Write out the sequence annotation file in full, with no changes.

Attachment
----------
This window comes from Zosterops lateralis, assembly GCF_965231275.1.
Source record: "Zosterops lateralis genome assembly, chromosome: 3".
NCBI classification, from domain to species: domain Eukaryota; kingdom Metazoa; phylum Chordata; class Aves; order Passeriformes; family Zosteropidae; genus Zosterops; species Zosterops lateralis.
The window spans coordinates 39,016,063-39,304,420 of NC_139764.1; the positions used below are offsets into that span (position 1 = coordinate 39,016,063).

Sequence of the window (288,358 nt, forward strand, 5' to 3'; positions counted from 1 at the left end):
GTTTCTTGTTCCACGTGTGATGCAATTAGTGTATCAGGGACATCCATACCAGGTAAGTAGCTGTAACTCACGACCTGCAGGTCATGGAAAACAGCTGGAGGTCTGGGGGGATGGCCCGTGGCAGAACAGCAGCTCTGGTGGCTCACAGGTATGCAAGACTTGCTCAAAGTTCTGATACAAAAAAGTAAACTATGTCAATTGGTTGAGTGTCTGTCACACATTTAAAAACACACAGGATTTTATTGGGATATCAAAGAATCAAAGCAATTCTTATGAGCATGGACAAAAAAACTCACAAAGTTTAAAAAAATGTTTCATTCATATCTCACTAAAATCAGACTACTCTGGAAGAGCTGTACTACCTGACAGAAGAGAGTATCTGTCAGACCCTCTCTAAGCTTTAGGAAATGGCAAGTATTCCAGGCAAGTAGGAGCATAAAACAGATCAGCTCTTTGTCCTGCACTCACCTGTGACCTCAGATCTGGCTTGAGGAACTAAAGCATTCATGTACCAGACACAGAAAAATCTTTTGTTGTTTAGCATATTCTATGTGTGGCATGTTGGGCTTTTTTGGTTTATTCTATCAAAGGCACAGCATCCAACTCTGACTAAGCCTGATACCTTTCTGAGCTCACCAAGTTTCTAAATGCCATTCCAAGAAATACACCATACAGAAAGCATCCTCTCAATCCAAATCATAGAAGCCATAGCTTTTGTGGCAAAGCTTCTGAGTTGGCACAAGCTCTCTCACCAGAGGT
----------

This window comes from Zosterops lateralis, assembly GCF_965231275.1.
Source record: "Zosterops lateralis genome assembly, chromosome: 3".
NCBI classification, from domain to species: domain Eukaryota; kingdom Metazoa; phylum Chordata; class Aves; order Passeriformes; family Zosteropidae; genus Zosterops; species Zosterops lateralis.
The window spans coordinates 39,016,063-39,304,420 of NC_139764.1; the positions used below are offsets into that span (position 1 = coordinate 39,016,063).

Sequence of the window (288,358 nt, forward strand, 5' to 3'; positions counted from 1 at the left end):
GTTTCTTGTTCCACGTGTGATGCAATTAGTGTATCAGGGACATCCATACCAGGTAAGTAGCTGTAACTCACGACCTGCAGGTCATGGAAAACAGCTGGAGGTCTGGGGGGATGGCCCGTGGCAGAACAGCAGCTCTGGTGGCTCACAGGTATGCAAGACTTGCTCAAAGTTCTGATACAAAAAAGTAAACTATGTCAATTGGTTGAGTGTCTGTCACACATTTAAAAACACACAGGATTTTATTGGGATATCAAAGAATCAAAGCAATTCTTATGAGCATGGACAAAAAAACTCACAAAGTTTAAAAAAATGTTTCATTCATATCTCACTAAAATCAGACTACTCTGGAAGAGCTGTACTACCTGACAGAAGAGAGTATCTGTCAGACCCTCTCTAAGCTTTAGGAAATGGCAAGTATTCCAGGCAAGTAGGAGCATAAAACAGATCAGCTCTTTGTCCTGCACTCACCTGTGACCTCAGATCTGGCTTGAGGAACTAAAGCATTCATGTACCAGACACAGAAAAATCTTTTGTTGTTTAGCATATTCTATGTGTGGCATGTTGGGCTTTTTTGGTTTATTCTATCAAAGGCACAGCATCCAACTCTGACTAAGCCTGATACCTTTCTGAGCTCACCAAGTTTCTAAATGCCATTCCAAGAAATACACCATACAGAAAGCATCCTCTCAATCCAAATCATAGAAGCCATAGCTTTTGTGGCAAAGCTTCTGAGTTGGCACAAGCTCTCTCACCAGAGGT